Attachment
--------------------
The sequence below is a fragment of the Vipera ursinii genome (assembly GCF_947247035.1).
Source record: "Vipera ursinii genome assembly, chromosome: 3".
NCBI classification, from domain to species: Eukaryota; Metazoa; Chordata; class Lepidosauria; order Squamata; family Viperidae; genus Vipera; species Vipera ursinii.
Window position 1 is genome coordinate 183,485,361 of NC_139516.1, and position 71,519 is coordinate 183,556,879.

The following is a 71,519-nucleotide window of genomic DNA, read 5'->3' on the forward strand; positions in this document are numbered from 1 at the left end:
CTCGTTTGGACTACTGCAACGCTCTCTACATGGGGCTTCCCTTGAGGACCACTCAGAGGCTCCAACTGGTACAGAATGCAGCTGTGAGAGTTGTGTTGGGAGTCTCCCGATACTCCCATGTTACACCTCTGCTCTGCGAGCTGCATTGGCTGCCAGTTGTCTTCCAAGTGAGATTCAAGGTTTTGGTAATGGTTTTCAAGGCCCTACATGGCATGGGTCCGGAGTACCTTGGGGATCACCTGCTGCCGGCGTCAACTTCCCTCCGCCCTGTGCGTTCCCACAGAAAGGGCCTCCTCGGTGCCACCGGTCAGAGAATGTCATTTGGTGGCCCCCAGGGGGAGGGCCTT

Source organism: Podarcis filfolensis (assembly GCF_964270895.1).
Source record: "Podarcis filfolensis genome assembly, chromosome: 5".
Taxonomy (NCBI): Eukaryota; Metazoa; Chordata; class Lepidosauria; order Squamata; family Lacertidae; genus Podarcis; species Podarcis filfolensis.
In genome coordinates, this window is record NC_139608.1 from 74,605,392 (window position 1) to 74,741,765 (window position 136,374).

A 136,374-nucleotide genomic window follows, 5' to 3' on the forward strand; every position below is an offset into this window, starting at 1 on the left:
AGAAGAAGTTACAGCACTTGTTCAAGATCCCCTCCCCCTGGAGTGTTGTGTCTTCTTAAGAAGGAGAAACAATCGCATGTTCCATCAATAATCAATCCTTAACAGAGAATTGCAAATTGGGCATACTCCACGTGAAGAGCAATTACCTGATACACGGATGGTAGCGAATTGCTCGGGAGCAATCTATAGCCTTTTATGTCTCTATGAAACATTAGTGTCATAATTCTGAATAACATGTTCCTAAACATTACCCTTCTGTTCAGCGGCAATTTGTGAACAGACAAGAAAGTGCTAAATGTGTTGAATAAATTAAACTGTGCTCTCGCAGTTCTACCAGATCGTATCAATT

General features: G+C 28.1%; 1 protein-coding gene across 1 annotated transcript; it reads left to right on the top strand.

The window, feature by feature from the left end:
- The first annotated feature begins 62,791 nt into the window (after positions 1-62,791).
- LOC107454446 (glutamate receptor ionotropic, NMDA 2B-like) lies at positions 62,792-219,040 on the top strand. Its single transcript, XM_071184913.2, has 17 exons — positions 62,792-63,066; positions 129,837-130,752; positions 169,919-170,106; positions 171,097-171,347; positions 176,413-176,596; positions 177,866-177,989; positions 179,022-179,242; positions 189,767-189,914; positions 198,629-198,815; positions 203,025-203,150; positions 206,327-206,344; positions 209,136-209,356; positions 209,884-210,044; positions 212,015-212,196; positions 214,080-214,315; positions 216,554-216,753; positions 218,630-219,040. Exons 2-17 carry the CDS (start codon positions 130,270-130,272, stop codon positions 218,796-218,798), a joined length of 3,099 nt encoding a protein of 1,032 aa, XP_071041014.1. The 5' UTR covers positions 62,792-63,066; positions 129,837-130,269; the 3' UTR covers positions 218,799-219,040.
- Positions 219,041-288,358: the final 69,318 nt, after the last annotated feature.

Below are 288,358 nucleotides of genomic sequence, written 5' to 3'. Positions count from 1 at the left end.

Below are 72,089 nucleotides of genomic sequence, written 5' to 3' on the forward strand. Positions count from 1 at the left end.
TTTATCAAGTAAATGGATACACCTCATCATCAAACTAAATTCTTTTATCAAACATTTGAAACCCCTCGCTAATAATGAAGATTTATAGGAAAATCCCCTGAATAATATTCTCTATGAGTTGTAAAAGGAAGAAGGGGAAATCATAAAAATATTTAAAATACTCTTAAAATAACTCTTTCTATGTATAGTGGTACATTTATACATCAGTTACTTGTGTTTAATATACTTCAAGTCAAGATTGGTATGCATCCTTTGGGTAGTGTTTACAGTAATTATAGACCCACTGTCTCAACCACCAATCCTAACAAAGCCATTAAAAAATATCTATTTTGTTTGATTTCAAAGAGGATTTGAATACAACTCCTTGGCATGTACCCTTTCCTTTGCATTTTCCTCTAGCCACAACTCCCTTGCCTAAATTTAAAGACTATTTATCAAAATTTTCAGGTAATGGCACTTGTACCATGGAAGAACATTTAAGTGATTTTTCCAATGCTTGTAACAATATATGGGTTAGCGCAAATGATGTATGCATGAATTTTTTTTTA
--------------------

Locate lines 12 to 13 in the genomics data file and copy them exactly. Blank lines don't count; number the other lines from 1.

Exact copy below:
AGAAGAAGTTACAGCACTTGTTCAAGATCCCCTCCCCCTGGAGTGTTGTGTCTTCTTAAGAAGGAGAAACAATCGCATGTTCCATCAATAATCAATCCTTAACAGAGAATTGCAAATTGGGCATACTCCACGTGAAGAGCAATTACCTGATACACGGATGGTAGCGAATTGCTCGGGAGCAATCTATAGCCTTTTATGTCTCTATGAAACATTAGTGTCATAATTCTGAATAACATGTTCCTAAACATTACCCTTCTGTTCAGCGGCAATTTGTGAACAGACAAGAAAGTGCTAAATGTGTTGAATAAATTAAACTGTGCTCTCGCAGTTCTACCAGATCGTATCAATT

General features: G+C 28.1%; 1 protein-coding gene across 1 annotated transcript; it reads left to right on the top strand.